By Madeleine Seibert
Washington, D.C.- Netflix has undeniably changed how consumers purchase their products. From entertainment streaming services to monthly cosmetic sample packages, the concept of buying a product once, or on an ‘as-needed’ basis, is quickly disappearing.
The aptly named ‘Netflix Model’ is now entering the pharmaceutical world, with everyone from the Senate Finance Committee to the Louisiana Department of Health to Nancy Pelosi exploring this modern method of consumption.
Monday afternoon, the Brookings Institution hosted a packed panel with varying perspectives, featuring Neerah Sood, Professor and Vice Dean for Research at the University of Southern California; Rebekah Gee, Secretary of the Louisiana Department of Health; Rena Conti, Associate Professor of Markets, Public Policy and Law at Boston University; Rekha Ramesh, Executive Director of Public Policy for Gilead Sciences, Inc., and Wendell Primus, Senior Policy Advisor to the Office of Nancy Pelosi. Rather than tackling drug pricing at large, the panelists focused on a case study of Louisiana’s implementation of subscription-style pricing for Hepatitis C treatment.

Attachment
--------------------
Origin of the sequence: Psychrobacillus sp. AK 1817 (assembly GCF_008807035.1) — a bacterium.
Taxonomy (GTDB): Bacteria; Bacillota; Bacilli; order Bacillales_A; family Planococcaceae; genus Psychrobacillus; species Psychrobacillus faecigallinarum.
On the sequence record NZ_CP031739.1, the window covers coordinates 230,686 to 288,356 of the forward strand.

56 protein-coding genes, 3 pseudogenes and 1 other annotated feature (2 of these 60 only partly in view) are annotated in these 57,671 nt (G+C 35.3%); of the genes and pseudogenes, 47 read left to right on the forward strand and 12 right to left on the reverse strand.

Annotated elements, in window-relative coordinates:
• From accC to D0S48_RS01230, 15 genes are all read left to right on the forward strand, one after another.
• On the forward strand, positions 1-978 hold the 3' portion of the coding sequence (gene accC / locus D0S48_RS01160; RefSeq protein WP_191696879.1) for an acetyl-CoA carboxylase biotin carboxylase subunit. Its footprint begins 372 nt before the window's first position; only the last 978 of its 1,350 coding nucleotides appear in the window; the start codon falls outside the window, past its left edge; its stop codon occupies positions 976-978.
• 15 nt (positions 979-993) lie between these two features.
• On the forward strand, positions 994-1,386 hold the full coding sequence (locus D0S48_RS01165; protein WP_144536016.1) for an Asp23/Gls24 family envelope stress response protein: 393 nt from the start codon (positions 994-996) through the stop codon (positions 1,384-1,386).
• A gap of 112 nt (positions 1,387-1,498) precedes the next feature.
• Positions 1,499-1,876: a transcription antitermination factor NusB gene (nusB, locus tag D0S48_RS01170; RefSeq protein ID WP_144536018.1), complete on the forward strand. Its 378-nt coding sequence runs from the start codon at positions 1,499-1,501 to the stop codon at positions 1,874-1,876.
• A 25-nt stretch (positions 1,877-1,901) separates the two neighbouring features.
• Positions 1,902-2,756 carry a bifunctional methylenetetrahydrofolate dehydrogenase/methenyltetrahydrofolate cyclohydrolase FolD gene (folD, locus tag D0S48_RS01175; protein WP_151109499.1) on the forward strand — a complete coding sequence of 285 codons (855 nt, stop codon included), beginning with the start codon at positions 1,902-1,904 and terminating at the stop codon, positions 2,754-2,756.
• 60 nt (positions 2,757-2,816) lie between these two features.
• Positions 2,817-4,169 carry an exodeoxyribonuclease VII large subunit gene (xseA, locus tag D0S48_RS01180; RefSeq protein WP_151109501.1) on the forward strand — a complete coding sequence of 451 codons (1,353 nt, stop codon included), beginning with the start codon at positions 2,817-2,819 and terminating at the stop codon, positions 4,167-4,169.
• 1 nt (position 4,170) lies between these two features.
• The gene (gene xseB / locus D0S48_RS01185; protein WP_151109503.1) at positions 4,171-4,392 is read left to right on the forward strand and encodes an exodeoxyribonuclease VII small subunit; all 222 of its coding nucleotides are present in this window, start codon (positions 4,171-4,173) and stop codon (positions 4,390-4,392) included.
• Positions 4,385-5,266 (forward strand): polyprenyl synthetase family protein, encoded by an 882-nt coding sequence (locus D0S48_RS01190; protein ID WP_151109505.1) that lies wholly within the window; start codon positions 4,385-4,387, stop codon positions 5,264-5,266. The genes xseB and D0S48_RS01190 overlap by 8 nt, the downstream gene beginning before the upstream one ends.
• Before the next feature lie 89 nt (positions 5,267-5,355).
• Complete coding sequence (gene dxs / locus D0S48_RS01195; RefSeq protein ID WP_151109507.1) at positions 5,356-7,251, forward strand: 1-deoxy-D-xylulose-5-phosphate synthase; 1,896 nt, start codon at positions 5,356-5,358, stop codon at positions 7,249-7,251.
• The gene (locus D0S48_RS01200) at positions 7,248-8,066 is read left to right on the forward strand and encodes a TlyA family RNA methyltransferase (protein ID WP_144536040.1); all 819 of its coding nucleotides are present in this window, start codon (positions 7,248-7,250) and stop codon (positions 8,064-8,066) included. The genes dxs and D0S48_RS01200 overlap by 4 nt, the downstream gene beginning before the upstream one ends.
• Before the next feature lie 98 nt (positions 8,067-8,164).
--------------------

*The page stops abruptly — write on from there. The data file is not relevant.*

Sood outlined the benefits of the subscription model, stressing the fact that at current prices, it would take billions upon billions of dollars to treat the 90% of patients necessary to eradicate Hepatitis C. By presenting pharmaceutical companies with an upfront cost, consumers would gain unlimited access to their products, and more importantly, the additional cost of another patient would be virtually zero. As a result, Sood argued, companies would have a guaranteed revenue, which is a major advantage for the model. Further, the ‘true subscription’ model, as Sood referred to it, is the only model which maximizes incentive to treat additional patients, given that there is no increase in cost. In short, Sood did the unthinkable, by creating a model that benefits both the pharmaceutical companies and their consumers.